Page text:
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In Kerala, dance, mime and music bring legends to life

Drawing huge crowds, Theyyam rituals are a vital part of community life but some enthusiasts fear the ancient art form is becoming too sanitised

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A Theyyam artist at the Kadannappalli Muchilot Bhagavati temple in Kannur, India.
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In a quiet village in Kannur in northern Kerala, octogenarian Mythili P. welcomed the Theyyam once again this year to her century-old ancestral home — or tharavadu — just as her family has done for more than five decades.

Her children, grandchildren, relatives and almost the entire neighbourhood had gathered in the open area in front of the Thaivalappill home, mesmerised by the majestic Vayanattu Kulavan Theyyam who was wearing an elaborate headdress, his face and body brightly painted with kohl-rimmed eyes, performing a series of dance movements to the rhythm of drums — or chenda — kuzhal and other folk musical instruments, all accompanied by resonating chants.

Every year, the occasion is marked by a true sense of community spirit where people come forward to help with arrangements and the preparation of a meal for everyone present.

The incredibly vibrant and ritualistic art practised across the Malabar region in the south Indian state of Kerala represents the victory of good over evil, telling stories of brave warriors, local heroes and mythical characters of the past, breaking barriers of caste, gender and other discrimination.

“As far as I remember, there has been little change in the traditions and rituals over the years”, Mythili P. tells Weekend Review.

Traditionally, people have relied on the advice and predictions of Theyyams. “It is all a matter of one’s faith in this age-old tradition,” she says.

She remembers how her own unwavering belief was based on an incident that occurred decades ago, when her tharavadu and its surrounding areas were engulfed by a sudden gust of strong winds soon after a troupe of Theyyam artistes left without performing since no one was present to welcome them.

In this present age of development and technology, people continue to revere the power of the thousand-year-old practice of Theyyam in gaining a coveted job, conceiving a healthy child or arranging a good marriage alliance for their sons or daughters. Theyyam is now witnessing an unprecedented enthusiasm with many sacred groves being renovated and there’s a great resurgence of the ritual in existing ones. Theyyam certainly fulfills the yearning of people to go back to the goodness and nostalgia of the past. There is a great festive spirit surrounding the ritual, and it draws huge crowds.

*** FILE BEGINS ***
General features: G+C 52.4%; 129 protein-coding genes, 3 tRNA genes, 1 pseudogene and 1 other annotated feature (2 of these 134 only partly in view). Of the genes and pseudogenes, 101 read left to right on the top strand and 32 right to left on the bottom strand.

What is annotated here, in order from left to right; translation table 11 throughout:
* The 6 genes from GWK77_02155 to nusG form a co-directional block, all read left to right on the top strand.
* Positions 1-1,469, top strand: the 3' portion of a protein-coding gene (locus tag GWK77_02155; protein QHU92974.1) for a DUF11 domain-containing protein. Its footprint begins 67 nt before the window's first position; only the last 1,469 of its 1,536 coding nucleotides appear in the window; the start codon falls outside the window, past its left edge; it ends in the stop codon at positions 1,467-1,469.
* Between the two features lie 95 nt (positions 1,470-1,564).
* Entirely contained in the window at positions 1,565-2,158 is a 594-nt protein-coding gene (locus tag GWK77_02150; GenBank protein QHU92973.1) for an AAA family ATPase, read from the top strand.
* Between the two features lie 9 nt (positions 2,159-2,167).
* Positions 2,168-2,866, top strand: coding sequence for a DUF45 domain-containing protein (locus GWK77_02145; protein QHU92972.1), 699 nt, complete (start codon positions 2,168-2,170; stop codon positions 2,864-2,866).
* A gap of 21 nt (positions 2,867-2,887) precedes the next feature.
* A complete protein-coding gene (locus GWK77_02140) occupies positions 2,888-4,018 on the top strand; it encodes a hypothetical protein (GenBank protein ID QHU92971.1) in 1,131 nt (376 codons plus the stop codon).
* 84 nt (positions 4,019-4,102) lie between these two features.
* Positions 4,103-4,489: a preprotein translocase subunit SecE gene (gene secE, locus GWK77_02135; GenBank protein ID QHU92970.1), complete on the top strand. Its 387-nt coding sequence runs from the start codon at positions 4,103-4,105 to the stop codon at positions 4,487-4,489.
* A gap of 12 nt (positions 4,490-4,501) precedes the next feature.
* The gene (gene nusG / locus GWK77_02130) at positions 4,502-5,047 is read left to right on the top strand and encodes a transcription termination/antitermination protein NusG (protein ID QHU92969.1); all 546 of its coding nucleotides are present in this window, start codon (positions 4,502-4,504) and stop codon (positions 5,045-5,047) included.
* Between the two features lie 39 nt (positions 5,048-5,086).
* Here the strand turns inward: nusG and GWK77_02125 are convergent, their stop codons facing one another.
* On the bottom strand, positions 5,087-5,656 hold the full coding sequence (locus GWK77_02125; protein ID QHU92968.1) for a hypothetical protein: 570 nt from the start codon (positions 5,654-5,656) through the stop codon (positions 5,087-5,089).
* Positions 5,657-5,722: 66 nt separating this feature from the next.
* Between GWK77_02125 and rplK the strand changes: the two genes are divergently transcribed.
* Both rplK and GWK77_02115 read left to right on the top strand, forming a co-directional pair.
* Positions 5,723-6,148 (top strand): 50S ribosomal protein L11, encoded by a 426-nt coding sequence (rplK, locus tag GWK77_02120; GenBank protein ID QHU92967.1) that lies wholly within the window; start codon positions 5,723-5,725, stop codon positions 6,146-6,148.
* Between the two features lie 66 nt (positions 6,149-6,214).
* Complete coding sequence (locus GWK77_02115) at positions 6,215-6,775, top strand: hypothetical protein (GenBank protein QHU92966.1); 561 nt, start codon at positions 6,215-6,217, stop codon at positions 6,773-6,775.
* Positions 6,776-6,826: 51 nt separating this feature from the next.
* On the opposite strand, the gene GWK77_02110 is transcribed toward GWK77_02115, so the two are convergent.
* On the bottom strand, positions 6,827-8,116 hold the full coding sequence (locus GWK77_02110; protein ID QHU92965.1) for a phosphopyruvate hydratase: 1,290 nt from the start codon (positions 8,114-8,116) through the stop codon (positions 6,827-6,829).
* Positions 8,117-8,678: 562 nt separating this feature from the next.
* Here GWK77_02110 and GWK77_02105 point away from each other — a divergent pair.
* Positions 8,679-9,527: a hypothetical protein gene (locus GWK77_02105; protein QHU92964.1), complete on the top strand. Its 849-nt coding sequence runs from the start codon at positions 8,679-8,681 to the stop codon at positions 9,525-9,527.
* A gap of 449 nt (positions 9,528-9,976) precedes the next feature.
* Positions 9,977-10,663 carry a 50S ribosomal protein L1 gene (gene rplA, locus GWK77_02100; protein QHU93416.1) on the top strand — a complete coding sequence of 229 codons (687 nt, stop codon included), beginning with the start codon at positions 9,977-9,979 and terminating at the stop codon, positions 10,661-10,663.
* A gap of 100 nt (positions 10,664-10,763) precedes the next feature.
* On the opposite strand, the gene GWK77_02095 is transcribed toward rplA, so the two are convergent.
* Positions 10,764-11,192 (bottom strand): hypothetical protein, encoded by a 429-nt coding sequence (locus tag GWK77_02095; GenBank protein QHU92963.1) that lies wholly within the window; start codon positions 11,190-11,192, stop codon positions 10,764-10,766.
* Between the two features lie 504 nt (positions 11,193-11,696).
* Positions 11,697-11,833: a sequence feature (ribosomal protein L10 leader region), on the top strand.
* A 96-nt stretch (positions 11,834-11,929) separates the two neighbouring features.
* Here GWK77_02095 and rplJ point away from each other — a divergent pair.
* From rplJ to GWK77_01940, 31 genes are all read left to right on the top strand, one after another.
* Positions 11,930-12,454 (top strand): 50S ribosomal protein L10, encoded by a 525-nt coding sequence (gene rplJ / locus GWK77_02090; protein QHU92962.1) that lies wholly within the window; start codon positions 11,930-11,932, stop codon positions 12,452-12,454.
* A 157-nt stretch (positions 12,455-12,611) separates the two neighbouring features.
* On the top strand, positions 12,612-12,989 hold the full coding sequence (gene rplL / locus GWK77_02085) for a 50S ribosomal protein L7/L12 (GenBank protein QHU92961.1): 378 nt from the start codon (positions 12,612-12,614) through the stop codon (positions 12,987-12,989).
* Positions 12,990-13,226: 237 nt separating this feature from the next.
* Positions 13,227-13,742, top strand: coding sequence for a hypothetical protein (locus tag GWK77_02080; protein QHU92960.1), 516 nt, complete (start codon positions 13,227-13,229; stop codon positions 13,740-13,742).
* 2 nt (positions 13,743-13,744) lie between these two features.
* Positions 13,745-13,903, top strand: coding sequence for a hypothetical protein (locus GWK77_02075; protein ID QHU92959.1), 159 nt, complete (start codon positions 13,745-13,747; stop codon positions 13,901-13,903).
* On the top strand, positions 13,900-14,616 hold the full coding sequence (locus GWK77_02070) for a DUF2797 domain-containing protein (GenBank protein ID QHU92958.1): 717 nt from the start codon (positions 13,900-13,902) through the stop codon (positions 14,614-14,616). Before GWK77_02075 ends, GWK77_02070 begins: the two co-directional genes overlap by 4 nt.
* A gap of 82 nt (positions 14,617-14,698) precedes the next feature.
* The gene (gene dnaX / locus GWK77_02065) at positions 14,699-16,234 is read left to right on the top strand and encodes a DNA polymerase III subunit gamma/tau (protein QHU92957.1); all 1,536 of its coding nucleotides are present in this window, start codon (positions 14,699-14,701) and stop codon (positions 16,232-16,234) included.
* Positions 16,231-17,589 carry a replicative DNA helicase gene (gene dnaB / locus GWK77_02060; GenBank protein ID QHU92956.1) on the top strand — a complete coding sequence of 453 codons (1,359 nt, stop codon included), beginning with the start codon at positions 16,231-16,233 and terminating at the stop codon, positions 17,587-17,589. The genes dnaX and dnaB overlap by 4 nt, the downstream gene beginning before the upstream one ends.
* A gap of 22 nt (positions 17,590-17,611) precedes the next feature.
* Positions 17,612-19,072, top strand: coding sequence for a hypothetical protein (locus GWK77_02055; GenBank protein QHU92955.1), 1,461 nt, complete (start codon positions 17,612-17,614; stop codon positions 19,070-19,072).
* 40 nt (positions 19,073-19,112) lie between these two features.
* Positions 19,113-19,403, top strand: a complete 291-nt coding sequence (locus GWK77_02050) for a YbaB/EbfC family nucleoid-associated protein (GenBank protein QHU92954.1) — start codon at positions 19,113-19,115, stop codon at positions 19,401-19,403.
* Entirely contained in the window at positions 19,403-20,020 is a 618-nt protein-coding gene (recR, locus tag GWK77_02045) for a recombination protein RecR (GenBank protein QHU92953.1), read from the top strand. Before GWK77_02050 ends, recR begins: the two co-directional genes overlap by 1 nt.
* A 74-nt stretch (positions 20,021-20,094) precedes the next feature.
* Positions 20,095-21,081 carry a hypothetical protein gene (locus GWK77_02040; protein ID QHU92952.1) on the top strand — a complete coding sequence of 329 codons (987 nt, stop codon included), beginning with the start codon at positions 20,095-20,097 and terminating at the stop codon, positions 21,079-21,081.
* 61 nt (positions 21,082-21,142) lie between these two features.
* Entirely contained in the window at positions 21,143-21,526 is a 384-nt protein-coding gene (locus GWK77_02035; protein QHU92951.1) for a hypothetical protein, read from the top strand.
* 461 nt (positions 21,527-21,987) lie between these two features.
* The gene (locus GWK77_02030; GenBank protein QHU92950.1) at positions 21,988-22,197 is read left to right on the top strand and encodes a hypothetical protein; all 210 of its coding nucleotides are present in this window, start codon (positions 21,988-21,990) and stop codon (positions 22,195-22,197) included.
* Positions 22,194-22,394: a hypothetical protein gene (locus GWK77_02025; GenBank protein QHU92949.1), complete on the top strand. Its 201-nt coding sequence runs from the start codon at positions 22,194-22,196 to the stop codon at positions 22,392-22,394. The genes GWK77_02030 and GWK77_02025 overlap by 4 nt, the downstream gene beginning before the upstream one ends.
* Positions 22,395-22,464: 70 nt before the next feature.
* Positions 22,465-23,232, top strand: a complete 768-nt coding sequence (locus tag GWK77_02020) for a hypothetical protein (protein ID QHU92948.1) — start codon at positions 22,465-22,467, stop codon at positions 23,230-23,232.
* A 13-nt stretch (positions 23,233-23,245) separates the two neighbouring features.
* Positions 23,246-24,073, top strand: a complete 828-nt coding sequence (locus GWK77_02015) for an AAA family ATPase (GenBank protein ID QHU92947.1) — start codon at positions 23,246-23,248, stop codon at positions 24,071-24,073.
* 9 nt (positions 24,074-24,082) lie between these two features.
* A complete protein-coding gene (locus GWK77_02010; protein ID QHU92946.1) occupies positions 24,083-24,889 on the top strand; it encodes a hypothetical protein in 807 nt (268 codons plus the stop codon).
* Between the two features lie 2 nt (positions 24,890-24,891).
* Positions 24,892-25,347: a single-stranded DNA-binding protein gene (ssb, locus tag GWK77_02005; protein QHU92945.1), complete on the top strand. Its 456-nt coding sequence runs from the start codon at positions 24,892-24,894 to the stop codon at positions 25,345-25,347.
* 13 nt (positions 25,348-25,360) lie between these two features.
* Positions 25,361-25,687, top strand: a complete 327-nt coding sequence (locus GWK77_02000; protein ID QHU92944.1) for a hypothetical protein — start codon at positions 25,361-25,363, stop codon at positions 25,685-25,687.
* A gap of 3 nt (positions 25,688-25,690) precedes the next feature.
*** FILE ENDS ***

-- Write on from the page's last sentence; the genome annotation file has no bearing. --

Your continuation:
There are more than 400 forms of Theyyam, each with its unique style, music, costumes and makeup. Even today, only specific castes have the right to perform certain Theyyams at specific shrines. The stunning costumes include skirts made of spliced coconut leaves, bamboo sticks and other natural materials while the face and body are painted with different patterns in the bright orange, red and yellows made of natural dyes and indigenously available materials. The headgear is undoubtedly the most magnificent part of the Theyyam costume — made of bamboo and wood and decorated elaborately with richly-coloured fabrics, coconut leaves and flowers.

Combining various dance movements, drama, music, mime and storytelling, the immensely energetic Theyyam traditionally performed from October to May, and originally represented the hopes and aspirations of marginalised segments of society. It is now a mass celebration of divinity and devotion, commanding respect from across all social strata.

Every deity has his or her own story, with some rare ones called Perumkaliyattam that are performed every 12 years. The Kannangattu Bhagavathi, with silver fangs and sword, inspires reverence and fear. The fascinating Muchilottu Bhagavathi was once a scholarly Namboodiri girl, who was accused of improper behaviour and was later deified. The elegant Vishnumurthy and the Puliyoor Kali are magnificent in their own ways. The performance of Theechamundi requires considerable effort by the supporting members who have to pull back the Theyyam who tries to rush into a pile of embers. The temple of Parassini Kadavu in Kannur is the home of Muthappan, the hunter deity and benevolent protector of the common man. The Theyyams held here draw people from far and wide.